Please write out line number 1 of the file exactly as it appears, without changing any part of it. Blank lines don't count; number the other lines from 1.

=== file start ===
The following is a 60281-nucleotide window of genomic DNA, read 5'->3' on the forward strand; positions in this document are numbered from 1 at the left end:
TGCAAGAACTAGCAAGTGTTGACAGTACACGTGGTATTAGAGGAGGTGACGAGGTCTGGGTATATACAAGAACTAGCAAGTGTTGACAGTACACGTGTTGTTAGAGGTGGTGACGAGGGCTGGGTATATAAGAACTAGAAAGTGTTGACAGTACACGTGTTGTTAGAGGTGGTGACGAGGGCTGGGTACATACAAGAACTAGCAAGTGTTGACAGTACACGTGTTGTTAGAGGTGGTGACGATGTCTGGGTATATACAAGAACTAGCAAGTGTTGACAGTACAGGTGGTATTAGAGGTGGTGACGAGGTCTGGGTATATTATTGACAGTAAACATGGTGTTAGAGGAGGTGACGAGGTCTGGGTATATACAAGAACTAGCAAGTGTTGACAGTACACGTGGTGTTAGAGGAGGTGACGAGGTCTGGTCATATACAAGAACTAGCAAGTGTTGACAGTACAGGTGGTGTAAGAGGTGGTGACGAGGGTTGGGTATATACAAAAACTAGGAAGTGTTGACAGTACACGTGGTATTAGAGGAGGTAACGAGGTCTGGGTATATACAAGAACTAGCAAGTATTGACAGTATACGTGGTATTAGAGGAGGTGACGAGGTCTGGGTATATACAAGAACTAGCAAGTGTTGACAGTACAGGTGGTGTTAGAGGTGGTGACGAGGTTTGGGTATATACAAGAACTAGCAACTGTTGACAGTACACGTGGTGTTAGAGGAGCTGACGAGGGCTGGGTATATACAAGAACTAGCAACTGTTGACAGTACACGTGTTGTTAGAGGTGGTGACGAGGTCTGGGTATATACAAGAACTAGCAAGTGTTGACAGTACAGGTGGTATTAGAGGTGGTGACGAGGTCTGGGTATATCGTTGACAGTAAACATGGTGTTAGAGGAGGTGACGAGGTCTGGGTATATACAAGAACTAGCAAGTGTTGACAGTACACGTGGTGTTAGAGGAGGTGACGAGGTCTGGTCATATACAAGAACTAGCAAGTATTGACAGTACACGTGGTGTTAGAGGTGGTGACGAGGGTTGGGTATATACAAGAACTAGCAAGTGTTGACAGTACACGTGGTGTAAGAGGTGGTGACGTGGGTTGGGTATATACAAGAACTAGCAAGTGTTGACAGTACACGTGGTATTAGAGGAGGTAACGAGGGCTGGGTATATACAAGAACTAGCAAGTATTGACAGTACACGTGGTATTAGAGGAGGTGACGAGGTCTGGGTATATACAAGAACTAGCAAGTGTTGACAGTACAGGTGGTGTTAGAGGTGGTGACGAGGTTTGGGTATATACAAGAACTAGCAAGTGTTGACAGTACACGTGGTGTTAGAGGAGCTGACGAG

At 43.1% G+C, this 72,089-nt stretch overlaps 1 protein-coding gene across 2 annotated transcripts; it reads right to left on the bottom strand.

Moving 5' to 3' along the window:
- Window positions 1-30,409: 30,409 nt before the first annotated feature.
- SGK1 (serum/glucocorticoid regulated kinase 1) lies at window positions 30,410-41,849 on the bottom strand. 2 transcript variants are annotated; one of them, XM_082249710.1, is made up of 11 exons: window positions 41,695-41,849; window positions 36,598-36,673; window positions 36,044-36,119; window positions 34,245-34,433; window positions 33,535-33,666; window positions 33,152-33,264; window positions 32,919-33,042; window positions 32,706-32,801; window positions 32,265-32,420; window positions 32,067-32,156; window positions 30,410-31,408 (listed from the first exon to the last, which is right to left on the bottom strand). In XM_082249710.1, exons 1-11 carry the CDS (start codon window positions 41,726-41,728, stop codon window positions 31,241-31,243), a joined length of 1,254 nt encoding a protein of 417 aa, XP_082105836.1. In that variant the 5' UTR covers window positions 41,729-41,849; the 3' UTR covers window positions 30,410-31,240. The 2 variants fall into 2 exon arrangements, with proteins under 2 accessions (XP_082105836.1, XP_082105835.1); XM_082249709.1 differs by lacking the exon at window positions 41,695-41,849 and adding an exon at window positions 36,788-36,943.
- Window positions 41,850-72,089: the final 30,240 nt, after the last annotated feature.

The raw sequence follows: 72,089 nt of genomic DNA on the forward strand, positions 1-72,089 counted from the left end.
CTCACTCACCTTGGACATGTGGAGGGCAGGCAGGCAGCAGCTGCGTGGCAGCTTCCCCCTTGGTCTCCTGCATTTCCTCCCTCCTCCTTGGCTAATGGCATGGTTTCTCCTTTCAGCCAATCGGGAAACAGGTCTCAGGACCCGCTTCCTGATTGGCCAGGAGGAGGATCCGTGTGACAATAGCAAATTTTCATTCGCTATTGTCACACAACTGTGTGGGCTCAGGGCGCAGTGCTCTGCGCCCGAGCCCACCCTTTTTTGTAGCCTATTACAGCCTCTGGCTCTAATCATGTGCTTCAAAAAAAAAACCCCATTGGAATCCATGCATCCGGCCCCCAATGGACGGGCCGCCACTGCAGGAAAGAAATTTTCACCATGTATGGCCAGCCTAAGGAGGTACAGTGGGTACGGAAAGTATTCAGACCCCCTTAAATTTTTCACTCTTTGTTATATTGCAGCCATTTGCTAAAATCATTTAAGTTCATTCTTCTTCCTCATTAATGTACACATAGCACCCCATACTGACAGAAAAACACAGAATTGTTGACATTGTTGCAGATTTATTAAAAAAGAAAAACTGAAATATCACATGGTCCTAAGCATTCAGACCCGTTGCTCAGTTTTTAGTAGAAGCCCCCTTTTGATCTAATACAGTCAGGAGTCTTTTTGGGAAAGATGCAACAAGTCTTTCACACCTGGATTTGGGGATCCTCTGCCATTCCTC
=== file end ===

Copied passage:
The following is a 60281-nucleotide window of genomic DNA, read 5'->3' on the forward strand; positions in this document are numbered from 1 at the left end: